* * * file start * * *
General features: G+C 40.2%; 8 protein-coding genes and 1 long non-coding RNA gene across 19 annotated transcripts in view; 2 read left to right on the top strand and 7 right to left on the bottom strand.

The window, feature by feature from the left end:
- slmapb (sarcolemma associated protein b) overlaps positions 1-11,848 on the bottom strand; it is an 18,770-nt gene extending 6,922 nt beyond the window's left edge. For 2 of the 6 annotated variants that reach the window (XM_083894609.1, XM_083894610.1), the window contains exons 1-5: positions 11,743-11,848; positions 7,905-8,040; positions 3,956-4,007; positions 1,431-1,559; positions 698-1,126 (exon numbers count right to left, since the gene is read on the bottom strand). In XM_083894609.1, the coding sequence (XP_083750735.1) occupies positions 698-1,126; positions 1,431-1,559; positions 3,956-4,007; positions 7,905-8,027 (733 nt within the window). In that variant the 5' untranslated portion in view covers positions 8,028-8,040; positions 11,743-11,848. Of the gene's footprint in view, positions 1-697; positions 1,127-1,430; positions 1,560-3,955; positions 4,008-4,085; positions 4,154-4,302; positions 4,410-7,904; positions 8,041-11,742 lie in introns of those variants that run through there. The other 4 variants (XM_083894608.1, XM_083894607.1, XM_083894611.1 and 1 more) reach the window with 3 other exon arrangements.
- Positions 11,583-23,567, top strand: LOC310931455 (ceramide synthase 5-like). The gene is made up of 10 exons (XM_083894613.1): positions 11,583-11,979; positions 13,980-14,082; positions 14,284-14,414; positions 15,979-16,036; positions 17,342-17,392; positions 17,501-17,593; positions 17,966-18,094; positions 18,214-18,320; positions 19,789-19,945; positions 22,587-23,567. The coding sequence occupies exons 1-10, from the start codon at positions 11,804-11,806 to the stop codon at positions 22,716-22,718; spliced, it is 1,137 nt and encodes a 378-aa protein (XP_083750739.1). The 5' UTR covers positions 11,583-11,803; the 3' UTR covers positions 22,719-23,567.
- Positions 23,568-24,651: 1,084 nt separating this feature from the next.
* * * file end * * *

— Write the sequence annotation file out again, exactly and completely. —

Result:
General features: G+C 40.2%; 8 protein-coding genes and 1 long non-coding RNA gene across 19 annotated transcripts in view; 2 read left to right on the top strand and 7 right to left on the bottom strand.

The window, feature by feature from the left end:
- slmapb (sarcolemma associated protein b) overlaps positions 1-11,848 on the bottom strand; it is an 18,770-nt gene extending 6,922 nt beyond the window's left edge. For 2 of the 6 annotated variants that reach the window (XM_083894609.1, XM_083894610.1), the window contains exons 1-5: positions 11,743-11,848; positions 7,905-8,040; positions 3,956-4,007; positions 1,431-1,559; positions 698-1,126 (exon numbers count right to left, since the gene is read on the bottom strand). In XM_083894609.1, the coding sequence (XP_083750735.1) occupies positions 698-1,126; positions 1,431-1,559; positions 3,956-4,007; positions 7,905-8,027 (733 nt within the window). In that variant the 5' untranslated portion in view covers positions 8,028-8,040; positions 11,743-11,848. Of the gene's footprint in view, positions 1-697; positions 1,127-1,430; positions 1,560-3,955; positions 4,008-4,085; positions 4,154-4,302; positions 4,410-7,904; positions 8,041-11,742 lie in introns of those variants that run through there. The other 4 variants (XM_083894608.1, XM_083894607.1, XM_083894611.1 and 1 more) reach the window with 3 other exon arrangements.
- Positions 11,583-23,567, top strand: LOC310931455 (ceramide synthase 5-like). The gene is made up of 10 exons (XM_083894613.1): positions 11,583-11,979; positions 13,980-14,082; positions 14,284-14,414; positions 15,979-16,036; positions 17,342-17,392; positions 17,501-17,593; positions 17,966-18,094; positions 18,214-18,320; positions 19,789-19,945; positions 22,587-23,567. The coding sequence occupies exons 1-10, from the start codon at positions 11,804-11,806 to the stop codon at positions 22,716-22,718; spliced, it is 1,137 nt and encodes a 378-aa protein (XP_083750739.1). The 5' UTR covers positions 11,583-11,803; the 3' UTR covers positions 22,719-23,567.
- Positions 23,568-24,651: 1,084 nt separating this feature from the next.